i would like to begin by addressing the heinous attack... the change of tone and substance in just 24 hours is startling, whiplash inducing. as they say on school essays, compare and contrast. we are going to walk down to the capitol... we have just been through an intense election and emotions are high but now tempers must be cooled and calm restored. ..you'll never take back our country with weakness, you have to show strength and you have to be strong... like all americans, i am outraged by the violence, lawlessness and mayhem. the demonstrators who infiltrated the capitol have defiled the seat of american democracy. ..so, go home, we love you, you're very special... to those who engaged in the acts of violence and destruction — you do not represent our country.
..we had an election that was stolen from us, it was a landslide election... a new administration will be inaugurated on january 20th. my focus now turns to ensuring a smooth, orderly and seamless transition of power. this moment calls for healing and reconciliation. in the wake of the riots and the president's incendiary words, he's faced multiple resignations and the threat of removalfrom office. that explains the astonishing volte—face from donald trump last night. he had no option. and then there's this. just before he spoke, it was confirmed that one of the capitol policeman, brian sicknick, had died from injuries he received while trying to hold the rioters at bay. today, it was ordered that flags should fly at half mast in his honour but they're also flying at half staff or american democracy.
as we've mentioned, house speaker nancy pelosi has threatened to begin impeachment proceedings against donald trump, and indeed calls within the democrats are growing. joining me now is kimberley whele — former assistant us attorney and this time a year ago we were talking about the first impeachment of donald trump, remember that? because his actions towards ukraine. is it really possible with 12 days left in his presidency that he could be impeached for a second time? remember that impeachment is just the actual indictment document, so given how serious nancy pelosi is about this for her stronghold on the majority i think the impeachment pa rt majority i think the impeachment part is entirely possible. whether he could be convicted and removed in time that's highly unlikely. democrats are saying they could bring articles of impeachment against donald trump, that he failed
to uphold the oath of the constitution for example as early as monday. but house republicans are saying that such a move would further divide the country, impeachment as you always say is as much a political act as it is a legal one. do you think it is something thatjoe biden will want to push ahead with? hejust something thatjoe biden will want to push ahead with? he just said something thatjoe biden will want to push ahead with? hejust said it was up to congress. i thought president elected biden‘s response to that question was spot on perfect frankly. he does have some very serious things to deal with, primarily the coronavirus but he's a creature of congress and he understands that the separation of powers and at this moment in american democracy is hanging on by a thread, the united states congress is created to oversee and put in check the office of the presidency and that has not happened in four yea rs. and that has not happened in four years. given what happened this week there has to be some kind of pushback otherwise we will see some despotic person in the future just step in where donald trump left off,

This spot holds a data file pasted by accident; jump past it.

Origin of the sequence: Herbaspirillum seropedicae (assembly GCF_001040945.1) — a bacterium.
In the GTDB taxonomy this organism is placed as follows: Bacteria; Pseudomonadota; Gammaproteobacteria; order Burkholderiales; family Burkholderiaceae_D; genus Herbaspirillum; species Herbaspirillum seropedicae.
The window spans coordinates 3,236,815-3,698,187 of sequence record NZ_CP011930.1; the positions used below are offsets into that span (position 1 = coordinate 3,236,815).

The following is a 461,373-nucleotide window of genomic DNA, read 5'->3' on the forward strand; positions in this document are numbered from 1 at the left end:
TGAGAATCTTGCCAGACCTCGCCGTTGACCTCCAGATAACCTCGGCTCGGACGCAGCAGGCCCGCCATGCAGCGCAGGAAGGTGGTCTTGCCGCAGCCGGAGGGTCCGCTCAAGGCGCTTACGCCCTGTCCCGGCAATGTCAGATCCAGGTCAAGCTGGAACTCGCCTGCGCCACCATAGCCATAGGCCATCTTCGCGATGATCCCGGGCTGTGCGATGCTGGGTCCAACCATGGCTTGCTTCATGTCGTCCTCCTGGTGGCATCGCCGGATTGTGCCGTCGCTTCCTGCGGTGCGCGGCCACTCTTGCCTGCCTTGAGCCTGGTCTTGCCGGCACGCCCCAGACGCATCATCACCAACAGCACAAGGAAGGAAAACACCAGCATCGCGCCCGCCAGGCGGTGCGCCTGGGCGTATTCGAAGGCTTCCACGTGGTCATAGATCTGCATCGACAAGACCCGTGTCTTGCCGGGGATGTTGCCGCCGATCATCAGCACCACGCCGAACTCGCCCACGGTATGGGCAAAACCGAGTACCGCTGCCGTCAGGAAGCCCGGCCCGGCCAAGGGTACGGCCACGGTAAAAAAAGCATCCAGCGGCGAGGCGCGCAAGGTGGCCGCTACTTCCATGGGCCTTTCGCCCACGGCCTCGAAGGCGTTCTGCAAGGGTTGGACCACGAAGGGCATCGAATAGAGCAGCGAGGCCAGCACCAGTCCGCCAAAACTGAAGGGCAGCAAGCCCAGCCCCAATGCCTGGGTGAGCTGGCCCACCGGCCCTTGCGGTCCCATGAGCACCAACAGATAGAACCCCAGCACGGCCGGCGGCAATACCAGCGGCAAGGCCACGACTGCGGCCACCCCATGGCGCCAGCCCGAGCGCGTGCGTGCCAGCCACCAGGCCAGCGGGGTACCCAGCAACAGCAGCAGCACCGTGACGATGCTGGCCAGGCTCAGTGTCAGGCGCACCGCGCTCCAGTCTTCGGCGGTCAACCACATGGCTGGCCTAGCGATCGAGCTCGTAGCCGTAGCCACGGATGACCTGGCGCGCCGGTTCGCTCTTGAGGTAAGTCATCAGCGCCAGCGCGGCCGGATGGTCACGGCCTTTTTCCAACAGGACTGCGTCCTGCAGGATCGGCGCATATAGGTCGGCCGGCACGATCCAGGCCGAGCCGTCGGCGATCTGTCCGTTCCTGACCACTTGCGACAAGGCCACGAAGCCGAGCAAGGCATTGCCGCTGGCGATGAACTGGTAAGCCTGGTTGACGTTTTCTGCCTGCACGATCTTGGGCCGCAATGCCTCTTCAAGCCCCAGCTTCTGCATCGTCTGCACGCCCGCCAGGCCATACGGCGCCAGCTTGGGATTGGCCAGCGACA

i think it's very important at there be some consequences even if they arejust be some consequences even if they are just symbolic for what happened this week. after the shocking events of this week, a few republicans have suggested that they would be open to considering impeaching the president, but as you will recall last year mitt romney was the only person in the senate who voted to convex donald trump. you would think it would be any different this time because of the argument, as you know we spoke a lot about it, after the trial which was not really a trial, in the senate for not convicting him was let's have it resolved in november, the american people can speak on whether they support this president or not, it's not up to us to ta ke president or not, it's not up to us to take that choice away and then of course for weeks now we have been hearing about this reg fraudulent election which is all false, and republicans have supported that false narrative and filed lawsuits supporting taking the vote away from the american people. i think that falls on deaf ears at the moment,
and these are members who were crouching on the floor in the hollow chambers of congress were able to own lives this week. i think the temperature has probably changed in washington around the propriety of removing this man from office, the stronger argument is there's just no time, buti stronger argument is there's just no time, but i think we are at risk. we are at risk for the next 12 days and nancy pelosi and others are well a aware of that. you are the author of aware of that. you are the author of a book on the us constitution, has any present ever been impeached twice? no, this would be unprecedented. 0f twice? no, this would be unprecedented. of course what happened this week is also unprecedented. an insurrection, an attack on the united states congress as they were deliberating about the transition of power from one president to another and a spectacular failure of the federal law enforcement to protect members of congress. six deaths including a